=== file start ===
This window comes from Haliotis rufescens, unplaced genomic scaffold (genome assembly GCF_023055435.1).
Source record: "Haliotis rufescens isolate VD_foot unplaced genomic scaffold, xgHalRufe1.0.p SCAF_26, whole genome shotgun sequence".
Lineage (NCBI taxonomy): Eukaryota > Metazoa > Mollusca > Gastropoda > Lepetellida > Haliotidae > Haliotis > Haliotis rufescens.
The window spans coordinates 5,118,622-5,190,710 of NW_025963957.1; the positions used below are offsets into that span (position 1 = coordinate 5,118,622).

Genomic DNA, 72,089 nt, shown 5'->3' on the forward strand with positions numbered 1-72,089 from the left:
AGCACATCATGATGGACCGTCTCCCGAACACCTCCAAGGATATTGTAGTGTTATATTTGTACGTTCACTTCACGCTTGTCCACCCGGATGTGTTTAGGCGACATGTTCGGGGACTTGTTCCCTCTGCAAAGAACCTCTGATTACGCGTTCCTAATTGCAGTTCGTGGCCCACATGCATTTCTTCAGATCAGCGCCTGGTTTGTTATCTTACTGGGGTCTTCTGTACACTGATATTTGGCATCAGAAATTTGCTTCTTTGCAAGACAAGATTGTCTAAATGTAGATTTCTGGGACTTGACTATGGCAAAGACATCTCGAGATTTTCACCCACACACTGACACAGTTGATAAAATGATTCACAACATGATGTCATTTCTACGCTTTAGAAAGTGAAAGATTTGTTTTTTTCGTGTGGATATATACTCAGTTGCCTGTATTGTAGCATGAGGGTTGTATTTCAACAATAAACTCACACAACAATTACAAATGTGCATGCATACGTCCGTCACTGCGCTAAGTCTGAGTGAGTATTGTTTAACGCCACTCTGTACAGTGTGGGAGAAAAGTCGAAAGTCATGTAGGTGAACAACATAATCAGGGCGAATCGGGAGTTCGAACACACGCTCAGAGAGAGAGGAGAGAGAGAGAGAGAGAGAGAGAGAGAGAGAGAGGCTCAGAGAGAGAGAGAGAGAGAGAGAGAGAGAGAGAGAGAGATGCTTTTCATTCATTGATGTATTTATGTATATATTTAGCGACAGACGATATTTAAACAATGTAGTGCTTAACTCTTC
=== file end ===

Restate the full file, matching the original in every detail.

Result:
This window comes from Haliotis rufescens, unplaced genomic scaffold (genome assembly GCF_023055435.1).
Source record: "Haliotis rufescens isolate VD_foot unplaced genomic scaffold, xgHalRufe1.0.p SCAF_26, whole genome shotgun sequence".
Lineage (NCBI taxonomy): Eukaryota > Metazoa > Mollusca > Gastropoda > Lepetellida > Haliotidae > Haliotis > Haliotis rufescens.
The window spans coordinates 5,118,622-5,190,710 of NW_025963957.1; the positions used below are offsets into that span (position 1 = coordinate 5,118,622).

Genomic DNA, 72,089 nt, shown 5'->3' on the forward strand with positions numbered 1-72,089 from the left:
AGCACATCATGATGGACCGTCTCCCGAACACCTCCAAGGATATTGTAGTGTTATATTTGTACGTTCACTTCACGCTTGTCCACCCGGATGTGTTTAGGCGACATGTTCGGGGACTTGTTCCCTCTGCAAAGAACCTCTGATTACGCGTTCCTAATTGCAGTTCGTGGCCCACATGCATTTCTTCAGATCAGCGCCTGGTTTGTTATCTTACTGGGGTCTTCTGTACACTGATATTTGGCATCAGAAATTTGCTTCTTTGCAAGACAAGATTGTCTAAATGTAGATTTCTGGGACTTGACTATGGCAAAGACATCTCGAGATTTTCACCCACACACTGACACAGTTGATAAAATGATTCACAACATGATGTCATTTCTACGCTTTAGAAAGTGAAAGATTTGTTTTTTTCGTGTGGATATATACTCAGTTGCCTGTATTGTAGCATGAGGGTTGTATTTCAACAATAAACTCACACAACAATTACAAATGTGCATGCATACGTCCGTCACTGCGCTAAGTCTGAGTGAGTATTGTTTAACGCCACTCTGTACAGTGTGGGAGAAAAGTCGAAAGTCATGTAGGTGAACAACATAATCAGGGCGAATCGGGAGTTCGAACACACGCTCAGAGAGAGAGGAGAGAGAGAGAGAGAGAGAGAGAGAGAGAGAGAGGCTCAGAGAGAGAGAGAGAGAGAGAGAGAGAGAGAGAGAGAGATGCTTTTCATTCATTGATGTATTTATGTATATATTTAGCGACAGACGATATTTAAACAATGTAGTGCTTAACTCTTC